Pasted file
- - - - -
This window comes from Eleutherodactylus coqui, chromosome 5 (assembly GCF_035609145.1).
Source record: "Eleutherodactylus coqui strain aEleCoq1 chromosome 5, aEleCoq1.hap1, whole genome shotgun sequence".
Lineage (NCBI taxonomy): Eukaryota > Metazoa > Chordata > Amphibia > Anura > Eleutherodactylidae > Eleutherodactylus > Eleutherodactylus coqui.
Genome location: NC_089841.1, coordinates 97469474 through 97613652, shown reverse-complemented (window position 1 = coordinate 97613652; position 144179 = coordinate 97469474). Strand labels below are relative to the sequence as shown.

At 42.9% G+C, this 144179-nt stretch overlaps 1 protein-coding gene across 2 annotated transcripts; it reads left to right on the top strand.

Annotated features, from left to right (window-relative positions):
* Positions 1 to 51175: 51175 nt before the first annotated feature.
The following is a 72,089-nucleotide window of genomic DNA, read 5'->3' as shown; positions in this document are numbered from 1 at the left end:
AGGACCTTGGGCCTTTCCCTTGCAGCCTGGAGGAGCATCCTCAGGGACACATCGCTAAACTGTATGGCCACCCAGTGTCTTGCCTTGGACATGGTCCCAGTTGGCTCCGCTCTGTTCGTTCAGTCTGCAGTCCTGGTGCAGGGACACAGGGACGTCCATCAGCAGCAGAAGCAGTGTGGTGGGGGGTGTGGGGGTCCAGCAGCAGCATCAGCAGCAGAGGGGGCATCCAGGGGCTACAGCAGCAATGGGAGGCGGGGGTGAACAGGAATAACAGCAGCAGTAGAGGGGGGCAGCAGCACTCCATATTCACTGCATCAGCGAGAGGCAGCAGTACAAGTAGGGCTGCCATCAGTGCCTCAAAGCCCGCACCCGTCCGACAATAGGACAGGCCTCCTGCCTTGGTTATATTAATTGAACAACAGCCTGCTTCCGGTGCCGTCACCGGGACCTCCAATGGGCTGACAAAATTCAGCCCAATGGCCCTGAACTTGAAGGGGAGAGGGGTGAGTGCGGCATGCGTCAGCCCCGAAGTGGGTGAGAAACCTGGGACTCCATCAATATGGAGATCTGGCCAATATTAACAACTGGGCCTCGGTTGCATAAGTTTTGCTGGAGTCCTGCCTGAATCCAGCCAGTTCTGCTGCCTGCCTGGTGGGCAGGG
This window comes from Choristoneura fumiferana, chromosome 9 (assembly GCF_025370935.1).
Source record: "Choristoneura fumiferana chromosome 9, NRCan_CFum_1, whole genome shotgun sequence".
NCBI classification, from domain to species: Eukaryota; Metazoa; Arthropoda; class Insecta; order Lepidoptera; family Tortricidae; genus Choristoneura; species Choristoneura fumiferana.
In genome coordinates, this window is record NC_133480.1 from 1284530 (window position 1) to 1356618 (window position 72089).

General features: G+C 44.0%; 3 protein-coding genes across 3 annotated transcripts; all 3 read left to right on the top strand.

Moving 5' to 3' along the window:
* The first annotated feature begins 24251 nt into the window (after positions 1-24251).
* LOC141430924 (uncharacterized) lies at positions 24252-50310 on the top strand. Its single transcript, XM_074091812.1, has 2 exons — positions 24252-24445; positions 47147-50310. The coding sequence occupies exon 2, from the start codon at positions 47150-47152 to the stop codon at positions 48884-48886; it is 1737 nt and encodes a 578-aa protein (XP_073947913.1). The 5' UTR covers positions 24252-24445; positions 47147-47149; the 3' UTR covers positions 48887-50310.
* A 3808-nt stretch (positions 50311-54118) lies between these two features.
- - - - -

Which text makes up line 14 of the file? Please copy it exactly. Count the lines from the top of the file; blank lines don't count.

General features: G+C 44.0%; 3 protein-coding genes across 3 annotated transcripts; all 3 read left to right on the top strand.